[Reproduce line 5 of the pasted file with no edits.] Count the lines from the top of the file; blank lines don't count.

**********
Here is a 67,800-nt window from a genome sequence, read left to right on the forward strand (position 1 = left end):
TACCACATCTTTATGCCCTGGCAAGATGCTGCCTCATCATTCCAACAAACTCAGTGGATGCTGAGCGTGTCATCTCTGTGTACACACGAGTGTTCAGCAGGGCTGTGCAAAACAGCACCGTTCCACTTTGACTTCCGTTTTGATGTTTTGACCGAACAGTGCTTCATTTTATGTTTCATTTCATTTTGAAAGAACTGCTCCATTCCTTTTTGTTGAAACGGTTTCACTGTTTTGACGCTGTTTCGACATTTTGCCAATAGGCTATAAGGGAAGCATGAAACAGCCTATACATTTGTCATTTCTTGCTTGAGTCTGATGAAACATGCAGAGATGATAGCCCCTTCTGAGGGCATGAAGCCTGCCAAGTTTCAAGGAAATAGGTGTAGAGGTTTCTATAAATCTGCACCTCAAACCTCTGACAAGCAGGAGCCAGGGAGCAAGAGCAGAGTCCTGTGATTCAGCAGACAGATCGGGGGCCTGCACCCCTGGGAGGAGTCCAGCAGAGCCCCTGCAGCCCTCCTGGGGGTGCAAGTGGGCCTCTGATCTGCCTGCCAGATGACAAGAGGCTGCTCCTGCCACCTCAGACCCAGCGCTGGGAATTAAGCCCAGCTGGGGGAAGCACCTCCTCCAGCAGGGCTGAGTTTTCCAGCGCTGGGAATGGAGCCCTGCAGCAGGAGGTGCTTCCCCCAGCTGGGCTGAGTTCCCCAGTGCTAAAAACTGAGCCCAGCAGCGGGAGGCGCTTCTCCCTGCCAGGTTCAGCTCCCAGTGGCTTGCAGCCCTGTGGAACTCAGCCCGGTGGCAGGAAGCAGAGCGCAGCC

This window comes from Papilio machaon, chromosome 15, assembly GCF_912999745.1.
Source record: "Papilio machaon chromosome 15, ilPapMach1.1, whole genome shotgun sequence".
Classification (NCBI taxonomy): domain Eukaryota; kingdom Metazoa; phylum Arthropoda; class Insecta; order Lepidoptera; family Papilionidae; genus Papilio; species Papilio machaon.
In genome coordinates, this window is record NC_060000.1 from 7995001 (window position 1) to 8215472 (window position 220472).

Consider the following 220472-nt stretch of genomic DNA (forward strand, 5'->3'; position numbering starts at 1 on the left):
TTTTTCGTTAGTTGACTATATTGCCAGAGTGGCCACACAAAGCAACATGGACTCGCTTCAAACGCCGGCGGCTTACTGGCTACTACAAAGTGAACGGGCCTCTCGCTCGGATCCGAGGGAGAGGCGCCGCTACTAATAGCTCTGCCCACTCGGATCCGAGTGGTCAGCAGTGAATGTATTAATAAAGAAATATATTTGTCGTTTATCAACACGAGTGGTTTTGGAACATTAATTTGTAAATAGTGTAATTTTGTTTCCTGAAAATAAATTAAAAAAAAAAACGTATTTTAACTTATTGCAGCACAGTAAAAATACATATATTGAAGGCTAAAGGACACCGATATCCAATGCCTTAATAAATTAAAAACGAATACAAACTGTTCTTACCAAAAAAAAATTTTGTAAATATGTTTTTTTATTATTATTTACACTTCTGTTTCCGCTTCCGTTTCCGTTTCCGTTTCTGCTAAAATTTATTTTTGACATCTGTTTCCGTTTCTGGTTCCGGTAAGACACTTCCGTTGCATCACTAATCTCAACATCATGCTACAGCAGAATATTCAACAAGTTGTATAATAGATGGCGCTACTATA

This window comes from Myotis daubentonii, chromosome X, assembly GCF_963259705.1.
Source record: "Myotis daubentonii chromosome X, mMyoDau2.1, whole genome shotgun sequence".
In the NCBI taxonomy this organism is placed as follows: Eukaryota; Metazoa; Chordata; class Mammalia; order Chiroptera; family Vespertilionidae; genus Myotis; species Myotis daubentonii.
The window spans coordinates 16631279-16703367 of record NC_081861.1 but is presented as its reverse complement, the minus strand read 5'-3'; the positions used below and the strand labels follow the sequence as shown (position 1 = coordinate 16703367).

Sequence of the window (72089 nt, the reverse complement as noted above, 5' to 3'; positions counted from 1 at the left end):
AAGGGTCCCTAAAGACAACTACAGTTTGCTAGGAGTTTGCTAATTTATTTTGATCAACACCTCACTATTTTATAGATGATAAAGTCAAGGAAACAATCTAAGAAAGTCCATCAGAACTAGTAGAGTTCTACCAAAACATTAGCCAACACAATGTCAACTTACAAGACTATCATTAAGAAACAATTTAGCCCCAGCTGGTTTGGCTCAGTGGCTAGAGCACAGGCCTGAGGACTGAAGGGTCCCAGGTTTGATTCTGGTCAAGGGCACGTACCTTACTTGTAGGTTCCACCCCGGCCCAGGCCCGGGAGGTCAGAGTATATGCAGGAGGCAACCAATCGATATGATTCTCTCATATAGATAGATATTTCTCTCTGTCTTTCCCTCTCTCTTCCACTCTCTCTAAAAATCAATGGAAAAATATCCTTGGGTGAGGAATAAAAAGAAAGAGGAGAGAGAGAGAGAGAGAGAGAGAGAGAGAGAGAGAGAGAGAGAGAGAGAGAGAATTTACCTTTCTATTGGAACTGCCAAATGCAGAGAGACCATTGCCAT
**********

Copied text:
Classification (NCBI taxonomy): domain Eukaryota; kingdom Metazoa; phylum Arthropoda; class Insecta; order Lepidoptera; family Papilionidae; genus Papilio; species Papilio machaon.